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    Constitution Tag

    It's official: as of 12:00 a.m. January 1, 2018, the U.S. military will be open to transgender recruits—a change in policy that had been set in motion by Former Defense Secretary Ashton Carter in 2016. Last night, the Department of Justice announced that it would not ask the Supreme Court to stay several injunctions requiring the military to go forward with Carter's plan—at least until a "study" that President Trump ordered is completed.

    One of the earliest, and dumbest, mantras of #TheResistance since Trump won the election was that Trump's continued business interests violated the Emoluments Clause of the Constitution.
    No Title of Nobility shall be granted by the United States: And no Person holding any Office of Profit or Trust under them, shall, without the Consent of the Congress, accept of any present, Emolument, Office, or Title, of any kind whatever, from any King, Prince, or foreign State. [ARTICLE I, SECTION 9, CLAUSE 8]

    Georgetown Law Professor Randy Barnett had a tweet on December 5, 2017, that I've been meaning to write about. It reflects a subject I, and others, have been focusing on since election night -- the refusal of Democrats and #NeverTrump Republicans to accept the outcome of the election not just emotionally, but as to the transfer of power that continues to this day, over a year since the 2016 election. Here is Prof. Barnett's tweet, referencing the attempt by outgoing CFPB Director Richard Cordray preemptively to install Leandra English as Interim Director over the objections of the Trump administration.

    The left has had a love-hate relationship with the Electoral College for decades.  When it looks like the Electoral College will help or has helped them, they champion it, and when it looks like it has "stolen" an election from their popular-vote winning candidate, they want it dismantled. In the wake of the resounding 2016 Electoral College win for President Trump (304-227), current DNC chair Tom Perez is taking the Democratic Party into uncharted territory with his declaration that the Electoral College "is not a creation of the Constitution."  He made this bizarre pronouncement before a group of law students at Indiana University Law School.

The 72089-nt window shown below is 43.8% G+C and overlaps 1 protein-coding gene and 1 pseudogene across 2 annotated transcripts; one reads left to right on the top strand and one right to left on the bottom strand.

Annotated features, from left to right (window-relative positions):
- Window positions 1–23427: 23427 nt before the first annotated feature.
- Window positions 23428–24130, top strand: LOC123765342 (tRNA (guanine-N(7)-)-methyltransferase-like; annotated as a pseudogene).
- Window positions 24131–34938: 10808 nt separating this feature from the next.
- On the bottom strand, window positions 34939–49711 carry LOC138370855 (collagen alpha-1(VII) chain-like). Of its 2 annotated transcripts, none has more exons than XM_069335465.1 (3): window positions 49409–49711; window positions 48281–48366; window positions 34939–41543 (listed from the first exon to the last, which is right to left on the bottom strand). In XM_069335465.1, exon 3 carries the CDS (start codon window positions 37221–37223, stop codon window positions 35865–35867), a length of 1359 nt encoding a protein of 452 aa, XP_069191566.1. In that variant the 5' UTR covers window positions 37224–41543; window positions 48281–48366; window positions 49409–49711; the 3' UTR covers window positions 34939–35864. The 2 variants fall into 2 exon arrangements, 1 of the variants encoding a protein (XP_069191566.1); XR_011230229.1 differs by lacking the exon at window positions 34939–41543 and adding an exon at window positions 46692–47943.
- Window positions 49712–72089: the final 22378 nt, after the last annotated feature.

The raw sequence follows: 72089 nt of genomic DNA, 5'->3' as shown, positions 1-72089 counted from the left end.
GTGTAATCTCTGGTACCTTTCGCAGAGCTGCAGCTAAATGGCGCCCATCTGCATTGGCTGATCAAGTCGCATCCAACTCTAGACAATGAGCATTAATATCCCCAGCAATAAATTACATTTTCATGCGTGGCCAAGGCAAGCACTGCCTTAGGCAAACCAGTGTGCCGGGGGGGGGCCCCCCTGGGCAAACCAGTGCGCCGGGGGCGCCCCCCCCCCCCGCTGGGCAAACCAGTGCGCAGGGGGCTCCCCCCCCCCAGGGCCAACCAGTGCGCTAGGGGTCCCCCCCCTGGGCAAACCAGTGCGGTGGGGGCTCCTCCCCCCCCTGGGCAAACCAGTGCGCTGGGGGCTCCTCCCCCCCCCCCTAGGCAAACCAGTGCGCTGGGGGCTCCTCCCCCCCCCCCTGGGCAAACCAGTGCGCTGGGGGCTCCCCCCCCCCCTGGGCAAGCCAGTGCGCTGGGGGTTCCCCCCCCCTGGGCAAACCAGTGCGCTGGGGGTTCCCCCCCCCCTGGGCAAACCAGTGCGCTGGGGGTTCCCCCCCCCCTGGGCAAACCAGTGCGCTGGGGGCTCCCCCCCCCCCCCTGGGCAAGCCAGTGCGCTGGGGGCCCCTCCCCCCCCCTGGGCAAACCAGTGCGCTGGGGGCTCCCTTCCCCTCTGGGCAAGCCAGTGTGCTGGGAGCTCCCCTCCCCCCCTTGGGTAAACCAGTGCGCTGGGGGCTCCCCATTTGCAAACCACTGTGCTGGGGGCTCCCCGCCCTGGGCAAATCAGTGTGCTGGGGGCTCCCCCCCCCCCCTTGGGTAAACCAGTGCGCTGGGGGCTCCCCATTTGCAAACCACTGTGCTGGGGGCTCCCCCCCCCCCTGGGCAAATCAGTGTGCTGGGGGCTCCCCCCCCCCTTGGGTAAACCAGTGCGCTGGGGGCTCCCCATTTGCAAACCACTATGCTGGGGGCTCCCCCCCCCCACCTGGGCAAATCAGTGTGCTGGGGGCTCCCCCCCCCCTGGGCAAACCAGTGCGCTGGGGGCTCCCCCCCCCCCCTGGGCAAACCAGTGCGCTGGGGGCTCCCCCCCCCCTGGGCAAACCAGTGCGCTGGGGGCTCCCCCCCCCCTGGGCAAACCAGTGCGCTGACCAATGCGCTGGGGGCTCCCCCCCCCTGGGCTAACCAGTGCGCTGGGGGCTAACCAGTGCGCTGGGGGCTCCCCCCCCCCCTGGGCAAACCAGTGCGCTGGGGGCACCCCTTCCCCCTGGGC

On October 25, 2017, I gave a speech at Vassar College on "An Examination of Hate Speech and Free Speech on College Campuses." The main sponsor was the Vassar Conservative Libertarian Union, which also sponsored my 2014 speech at Vassar. Other sponsors were Students for Liberty and the Leadership Institute. The lecture originally was advertised as "'Hate Speech' is Still Free Speech, Even After Charlottesville." The name was changed because the sponsoring student group filed for funding under another title, so we were asked to use that approved title. Regardless of title, the planned discussion of hate speech sent a portion of the campus into a vicious smear campaign against me.

    In late August, we covered the attempts of certain leftist interest groups to challenge the pardon granted former Sheriff Joseph Arpaio by President Trump. Media and activist Trump-Derangement-Syndrome types like Jennifer Rubin at the Washington Post gave credence to the arguments against a pardon, but there never was any there there, as I wrote in Overblown hype about Court scheduling oral argument in dismissal of Arpaio conviction.

    Justice Oliver Wendell Holmes, Jr., in discussing the limits of free speech, wrote in Schenck v. U.S. (1919):
    "The most stringent protection of free speech would not protect a man in falsely shouting fire in a theatre and causing a panic."